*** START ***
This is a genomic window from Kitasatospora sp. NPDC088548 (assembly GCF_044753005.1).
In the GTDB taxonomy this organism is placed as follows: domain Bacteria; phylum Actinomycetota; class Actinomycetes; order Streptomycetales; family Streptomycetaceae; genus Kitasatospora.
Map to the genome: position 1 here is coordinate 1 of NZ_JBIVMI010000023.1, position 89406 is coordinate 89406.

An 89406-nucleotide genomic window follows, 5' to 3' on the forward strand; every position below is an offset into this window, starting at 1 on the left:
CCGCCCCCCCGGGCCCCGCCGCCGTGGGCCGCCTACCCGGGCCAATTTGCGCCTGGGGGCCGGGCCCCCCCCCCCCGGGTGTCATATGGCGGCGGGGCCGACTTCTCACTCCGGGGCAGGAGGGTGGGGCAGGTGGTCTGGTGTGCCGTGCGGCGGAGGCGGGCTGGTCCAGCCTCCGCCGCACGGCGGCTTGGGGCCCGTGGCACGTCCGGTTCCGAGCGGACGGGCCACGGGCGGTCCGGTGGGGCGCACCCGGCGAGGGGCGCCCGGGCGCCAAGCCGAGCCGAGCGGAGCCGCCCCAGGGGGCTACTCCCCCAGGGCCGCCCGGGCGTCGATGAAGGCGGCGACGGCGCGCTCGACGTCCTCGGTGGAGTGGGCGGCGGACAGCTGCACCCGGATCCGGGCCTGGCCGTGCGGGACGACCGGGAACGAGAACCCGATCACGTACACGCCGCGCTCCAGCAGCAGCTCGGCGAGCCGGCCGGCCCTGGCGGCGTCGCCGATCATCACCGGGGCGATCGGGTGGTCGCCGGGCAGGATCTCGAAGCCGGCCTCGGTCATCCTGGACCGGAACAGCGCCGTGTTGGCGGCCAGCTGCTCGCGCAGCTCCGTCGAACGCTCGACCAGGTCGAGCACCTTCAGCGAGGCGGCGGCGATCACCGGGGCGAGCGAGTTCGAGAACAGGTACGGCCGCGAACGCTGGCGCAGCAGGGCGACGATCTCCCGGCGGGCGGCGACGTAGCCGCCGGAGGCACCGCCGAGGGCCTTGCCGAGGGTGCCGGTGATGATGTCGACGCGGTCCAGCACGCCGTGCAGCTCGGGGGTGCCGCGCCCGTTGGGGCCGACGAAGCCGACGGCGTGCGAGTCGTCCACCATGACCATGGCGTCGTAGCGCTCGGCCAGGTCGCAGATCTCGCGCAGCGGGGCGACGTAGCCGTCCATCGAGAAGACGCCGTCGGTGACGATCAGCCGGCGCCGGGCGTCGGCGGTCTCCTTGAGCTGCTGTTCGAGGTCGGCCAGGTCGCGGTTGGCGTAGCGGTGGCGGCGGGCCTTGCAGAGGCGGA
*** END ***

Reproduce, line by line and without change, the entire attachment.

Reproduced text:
This is a genomic window from Kitasatospora sp. NPDC088548 (assembly GCF_044753005.1).
In the GTDB taxonomy this organism is placed as follows: domain Bacteria; phylum Actinomycetota; class Actinomycetes; order Streptomycetales; family Streptomycetaceae; genus Kitasatospora.
Map to the genome: position 1 here is coordinate 1 of NZ_JBIVMI010000023.1, position 89406 is coordinate 89406.

An 89406-nucleotide genomic window follows, 5' to 3' on the forward strand; every position below is an offset into this window, starting at 1 on the left:
CCGCCCCCCCGGGCCCCGCCGCCGTGGGCCGCCTACCCGGGCCAATTTGCGCCTGGGGGCCGGGCCCCCCCCCCCCGGGTGTCATATGGCGGCGGGGCCGACTTCTCACTCCGGGGCAGGAGGGTGGGGCAGGTGGTCTGGTGTGCCGTGCGGCGGAGGCGGGCTGGTCCAGCCTCCGCCGCACGGCGGCTTGGGGCCCGTGGCACGTCCGGTTCCGAGCGGACGGGCCACGGGCGGTCCGGTGGGGCGCACCCGGCGAGGGGCGCCCGGGCGCCAAGCCGAGCCGAGCGGAGCCGCCCCAGGGGGCTACTCCCCCAGGGCCGCCCGGGCGTCGATGAAGGCGGCGACGGCGCGCTCGACGTCCTCGGTGGAGTGGGCGGCGGACAGCTGCACCCGGATCCGGGCCTGGCCGTGCGGGACGACCGGGAACGAGAACCCGATCACGTACACGCCGCGCTCCAGCAGCAGCTCGGCGAGCCGGCCGGCCCTGGCGGCGTCGCCGATCATCACCGGGGCGATCGGGTGGTCGCCGGGCAGGATCTCGAAGCCGGCCTCGGTCATCCTGGACCGGAACAGCGCCGTGTTGGCGGCCAGCTGCTCGCGCAGCTCCGTCGAACGCTCGACCAGGTCGAGCACCTTCAGCGAGGCGGCGGCGATCACCGGGGCGAGCGAGTTCGAGAACAGGTACGGCCGCGAACGCTGGCGCAGCAGGGCGACGATCTCCCGGCGGGCGGCGACGTAGCCGCCGGAGGCACCGCCGAGGGCCTTGCCGAGGGTGCCGGTGATGATGTCGACGCGGTCCAGCACGCCGTGCAGCTCGGGGGTGCCGCGCCCGTTGGGGCCGACGAAGCCGACGGCGTGCGAGTCGTCCACCATGACCATGGCGTCGTAGCGCTCGGCCAGGTCGCAGATCTCGCGCAGCGGGGCGACGTAGCCGTCCATCGAGAAGACGCCGTCGGTGACGATCAGCCGGCGCCGGGCGTCGGCGGTCTCCTTGAGCTGCTGTTCGAGGTCGGCCAGGTCGCGGTTGGCGTAGCGGTGGCGGCGGGCCTTGCAGAGGCGGA